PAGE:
ATLANTIC CITY - Here in casino heaven, where the ATMs dispense $50 bills, pessimism is against the law. And speakers at a Northeast regional conference of mortgage bankers proved to be a pretty law-abiding bunch.

Joe Pickett, president of the Mortgage Bankers Association of America, said business had been tough for the industry in the past year "but things will turn - it's time for lady luck to come around."

Indeed, the news is mostly good on the legislative front, Mr. Pickett said, with the fate of the FHA remaining the major hazard. In his view, a major positive is the possibility of a cut in the capital gains tax. The MBA president also said support appears to be developing for the use of special tax-exempt bonds with which home buyers can make down payments.

Also, he said, the chance that the Community Reinvestment Act will be extended to nondepositors is fading. And finally, Congress is in the process of modifying the Truth-in-Lending Act to eliminate the kind of problems raised by the Rodash case.

The major legislative negative is the proposals to seriously limit or even dismantle the FHA. He said the national MBA was strongly supporting the continuation of 100% mortgage insurance. "This program is a major priority with us," Mr. Pickett said in announcing that the MBA was launching a publicity blitz in favor of continuing FHA insurance.

The MBA completed a video supporting its position. The tapes should be arriving in members' offices about now, he said, and urged recipients to pass them on to legislators and the media. The tapes can be personalized with the name of the mortgage banker, Mr. Pickett added, and are available in both VCR and broadcast-quality formats.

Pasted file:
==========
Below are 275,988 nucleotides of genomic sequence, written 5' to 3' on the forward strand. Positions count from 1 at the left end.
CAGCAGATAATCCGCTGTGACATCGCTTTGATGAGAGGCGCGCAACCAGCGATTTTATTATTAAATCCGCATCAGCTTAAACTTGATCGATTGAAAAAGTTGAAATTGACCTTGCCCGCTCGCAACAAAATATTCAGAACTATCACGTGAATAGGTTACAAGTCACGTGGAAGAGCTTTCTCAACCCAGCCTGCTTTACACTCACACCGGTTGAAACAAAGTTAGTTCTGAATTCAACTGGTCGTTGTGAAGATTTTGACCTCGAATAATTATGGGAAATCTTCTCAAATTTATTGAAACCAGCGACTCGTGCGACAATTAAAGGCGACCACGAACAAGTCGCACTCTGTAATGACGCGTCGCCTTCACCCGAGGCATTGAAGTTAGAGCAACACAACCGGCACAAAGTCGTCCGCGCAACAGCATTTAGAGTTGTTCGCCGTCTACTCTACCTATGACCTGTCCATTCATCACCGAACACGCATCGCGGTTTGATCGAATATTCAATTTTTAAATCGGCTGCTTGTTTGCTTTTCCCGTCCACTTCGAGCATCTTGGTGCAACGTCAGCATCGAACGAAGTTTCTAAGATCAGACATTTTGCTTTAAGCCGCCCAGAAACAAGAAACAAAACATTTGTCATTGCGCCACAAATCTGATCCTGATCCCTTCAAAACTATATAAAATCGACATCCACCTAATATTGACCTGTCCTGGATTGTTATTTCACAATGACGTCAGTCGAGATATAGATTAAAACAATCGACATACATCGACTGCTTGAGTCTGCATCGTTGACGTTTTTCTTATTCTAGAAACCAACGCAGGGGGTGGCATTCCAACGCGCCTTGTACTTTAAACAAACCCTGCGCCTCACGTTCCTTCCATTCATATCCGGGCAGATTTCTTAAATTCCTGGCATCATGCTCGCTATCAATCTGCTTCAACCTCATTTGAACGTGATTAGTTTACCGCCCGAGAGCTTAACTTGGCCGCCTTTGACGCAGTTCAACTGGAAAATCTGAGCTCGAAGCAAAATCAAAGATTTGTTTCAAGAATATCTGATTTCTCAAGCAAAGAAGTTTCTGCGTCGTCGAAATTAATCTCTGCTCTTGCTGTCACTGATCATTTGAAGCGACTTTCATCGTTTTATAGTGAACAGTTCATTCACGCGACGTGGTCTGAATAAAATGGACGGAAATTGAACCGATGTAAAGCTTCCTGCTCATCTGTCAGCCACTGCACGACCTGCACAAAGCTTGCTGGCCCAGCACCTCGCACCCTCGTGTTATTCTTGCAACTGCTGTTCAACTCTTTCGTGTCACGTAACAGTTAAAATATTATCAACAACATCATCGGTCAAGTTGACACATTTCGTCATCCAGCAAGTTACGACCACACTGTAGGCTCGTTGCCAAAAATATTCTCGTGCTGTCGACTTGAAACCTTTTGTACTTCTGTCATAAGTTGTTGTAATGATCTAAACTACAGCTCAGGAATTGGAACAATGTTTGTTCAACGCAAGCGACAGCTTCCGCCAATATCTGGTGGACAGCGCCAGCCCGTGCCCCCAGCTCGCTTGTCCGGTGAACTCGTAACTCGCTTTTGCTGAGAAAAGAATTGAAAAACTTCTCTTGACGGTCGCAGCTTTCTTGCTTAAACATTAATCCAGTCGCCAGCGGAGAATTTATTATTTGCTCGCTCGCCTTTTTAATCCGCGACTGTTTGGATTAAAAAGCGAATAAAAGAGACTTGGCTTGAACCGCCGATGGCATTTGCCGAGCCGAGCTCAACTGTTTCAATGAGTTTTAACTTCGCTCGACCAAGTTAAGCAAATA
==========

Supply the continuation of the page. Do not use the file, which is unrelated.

Felix Beck, former chairman of Chemical Residential Mortgage Corp., and a long-time supporter of the FHA, joined Mr. Pickett in calling for political action to head off drastic changes in the insurance program.

Larry Dale, executive director of national housing impact for Fannie Mae, also offered some encouraging words about regulator initiatives. Speaking of the new political alignment in Washington, he said, "this is probably the most important political change we've experienced in our lifetimes. While I predict dramatic reforms, a lot of what we're hearing about right now will never see the light of day. And a lot of the rough edges that trouble us now will be smoothed."

Turning to the outlook for housing reform, Mr. Dale said there were several aspects that Fannie Mae regarded as vital. He said any reform must extend the benefits of home ownership, not restrict them; that the FHA must continue to play a vital role; and that all efforts must be focused on those most in need of help.

"Housing policy should protect the investment of homeowners," he said, explaining that the $5 trillion of equity that Americans have in their homes is the nation's biggest asset.

Discussing Fannie Mae's outreach program, in which it vows to make $1 trillion of affordable-housing loans over seven years, Mr. Dale said the program had touched 400,000 consumers this year and that the goal for this year is one million. He also said a special effort to reach immigrants would be extended to additional cities after a successful test in Chicago.

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